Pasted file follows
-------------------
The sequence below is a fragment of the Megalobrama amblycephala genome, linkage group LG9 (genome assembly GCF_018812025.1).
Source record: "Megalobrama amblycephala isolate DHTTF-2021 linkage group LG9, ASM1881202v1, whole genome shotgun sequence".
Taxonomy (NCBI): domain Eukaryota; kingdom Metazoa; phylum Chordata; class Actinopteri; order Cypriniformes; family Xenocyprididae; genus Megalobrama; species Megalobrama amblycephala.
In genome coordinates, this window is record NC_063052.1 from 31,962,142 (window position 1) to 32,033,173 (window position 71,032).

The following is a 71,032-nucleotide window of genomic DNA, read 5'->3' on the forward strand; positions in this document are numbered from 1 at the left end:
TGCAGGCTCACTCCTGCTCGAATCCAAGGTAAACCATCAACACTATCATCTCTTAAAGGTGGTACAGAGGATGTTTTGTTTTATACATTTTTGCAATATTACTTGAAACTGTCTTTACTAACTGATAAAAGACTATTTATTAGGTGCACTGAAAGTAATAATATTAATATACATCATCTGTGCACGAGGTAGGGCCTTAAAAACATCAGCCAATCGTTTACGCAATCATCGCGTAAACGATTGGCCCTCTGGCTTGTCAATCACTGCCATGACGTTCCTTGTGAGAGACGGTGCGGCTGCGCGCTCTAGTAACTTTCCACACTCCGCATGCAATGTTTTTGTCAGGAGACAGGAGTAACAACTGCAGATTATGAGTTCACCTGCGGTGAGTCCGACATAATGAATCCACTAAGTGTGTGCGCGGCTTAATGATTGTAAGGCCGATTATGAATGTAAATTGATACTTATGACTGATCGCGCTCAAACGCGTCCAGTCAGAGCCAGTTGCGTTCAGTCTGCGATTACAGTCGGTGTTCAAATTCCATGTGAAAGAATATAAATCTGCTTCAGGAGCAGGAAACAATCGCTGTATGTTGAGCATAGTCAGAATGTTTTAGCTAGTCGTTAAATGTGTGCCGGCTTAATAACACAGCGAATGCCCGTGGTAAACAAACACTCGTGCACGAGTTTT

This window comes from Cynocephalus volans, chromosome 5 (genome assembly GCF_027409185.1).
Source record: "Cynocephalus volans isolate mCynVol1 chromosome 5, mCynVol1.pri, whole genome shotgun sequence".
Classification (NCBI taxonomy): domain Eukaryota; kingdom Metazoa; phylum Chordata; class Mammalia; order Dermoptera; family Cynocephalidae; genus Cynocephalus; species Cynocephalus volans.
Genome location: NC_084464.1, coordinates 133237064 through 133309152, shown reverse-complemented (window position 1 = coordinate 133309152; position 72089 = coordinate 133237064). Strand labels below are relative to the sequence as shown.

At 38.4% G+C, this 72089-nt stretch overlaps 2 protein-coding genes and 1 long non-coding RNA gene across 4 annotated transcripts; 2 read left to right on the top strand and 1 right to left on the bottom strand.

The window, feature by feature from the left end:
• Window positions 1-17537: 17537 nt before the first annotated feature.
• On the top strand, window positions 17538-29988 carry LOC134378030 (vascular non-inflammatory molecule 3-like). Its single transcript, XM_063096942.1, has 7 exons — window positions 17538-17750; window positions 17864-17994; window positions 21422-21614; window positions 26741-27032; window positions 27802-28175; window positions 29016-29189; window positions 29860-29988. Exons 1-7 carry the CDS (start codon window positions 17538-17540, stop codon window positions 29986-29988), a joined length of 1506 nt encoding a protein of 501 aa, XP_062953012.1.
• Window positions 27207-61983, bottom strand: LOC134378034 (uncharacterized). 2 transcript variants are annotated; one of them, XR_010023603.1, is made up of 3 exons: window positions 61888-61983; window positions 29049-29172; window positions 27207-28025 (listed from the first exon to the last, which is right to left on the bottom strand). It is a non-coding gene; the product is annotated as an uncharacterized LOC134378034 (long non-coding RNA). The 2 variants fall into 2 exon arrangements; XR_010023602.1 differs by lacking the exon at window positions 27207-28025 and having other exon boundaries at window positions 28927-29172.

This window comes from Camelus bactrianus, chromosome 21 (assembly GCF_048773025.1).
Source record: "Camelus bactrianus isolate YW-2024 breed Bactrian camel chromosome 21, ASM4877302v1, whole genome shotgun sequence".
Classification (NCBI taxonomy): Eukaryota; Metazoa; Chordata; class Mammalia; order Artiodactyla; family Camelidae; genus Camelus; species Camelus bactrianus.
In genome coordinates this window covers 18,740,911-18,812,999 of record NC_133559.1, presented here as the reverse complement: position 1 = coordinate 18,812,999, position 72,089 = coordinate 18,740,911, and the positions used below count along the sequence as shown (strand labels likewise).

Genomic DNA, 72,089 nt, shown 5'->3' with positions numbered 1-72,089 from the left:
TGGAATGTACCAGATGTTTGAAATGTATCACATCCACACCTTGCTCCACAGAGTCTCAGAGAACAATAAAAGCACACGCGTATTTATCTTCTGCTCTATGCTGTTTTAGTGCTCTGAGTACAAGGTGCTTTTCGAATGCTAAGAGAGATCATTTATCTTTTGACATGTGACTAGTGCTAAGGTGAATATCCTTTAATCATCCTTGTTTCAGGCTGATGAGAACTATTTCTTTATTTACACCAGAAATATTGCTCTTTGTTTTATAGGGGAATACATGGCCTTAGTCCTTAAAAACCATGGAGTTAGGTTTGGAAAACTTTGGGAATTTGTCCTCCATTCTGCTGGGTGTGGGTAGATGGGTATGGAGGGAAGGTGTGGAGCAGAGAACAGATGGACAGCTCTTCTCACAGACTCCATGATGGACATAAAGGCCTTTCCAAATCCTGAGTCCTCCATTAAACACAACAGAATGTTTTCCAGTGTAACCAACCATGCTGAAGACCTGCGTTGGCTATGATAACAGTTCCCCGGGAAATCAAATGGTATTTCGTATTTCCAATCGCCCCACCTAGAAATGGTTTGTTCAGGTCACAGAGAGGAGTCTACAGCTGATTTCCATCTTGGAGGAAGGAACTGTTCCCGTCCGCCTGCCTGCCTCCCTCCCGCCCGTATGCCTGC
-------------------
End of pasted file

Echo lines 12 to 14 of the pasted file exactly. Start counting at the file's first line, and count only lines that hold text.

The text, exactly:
The window, feature by feature from the left end:
• Window positions 1-17537: 17537 nt before the first annotated feature.
• On the top strand, window positions 17538-29988 carry LOC134378030 (vascular non-inflammatory molecule 3-like). Its single transcript, XM_063096942.1, has 7 exons — window positions 17538-17750; window positions 17864-17994; window positions 21422-21614; window positions 26741-27032; window positions 27802-28175; window positions 29016-29189; window positions 29860-29988. Exons 1-7 carry the CDS (start codon window positions 17538-17540, stop codon window positions 29986-29988), a joined length of 1506 nt encoding a protein of 501 aa, XP_062953012.1.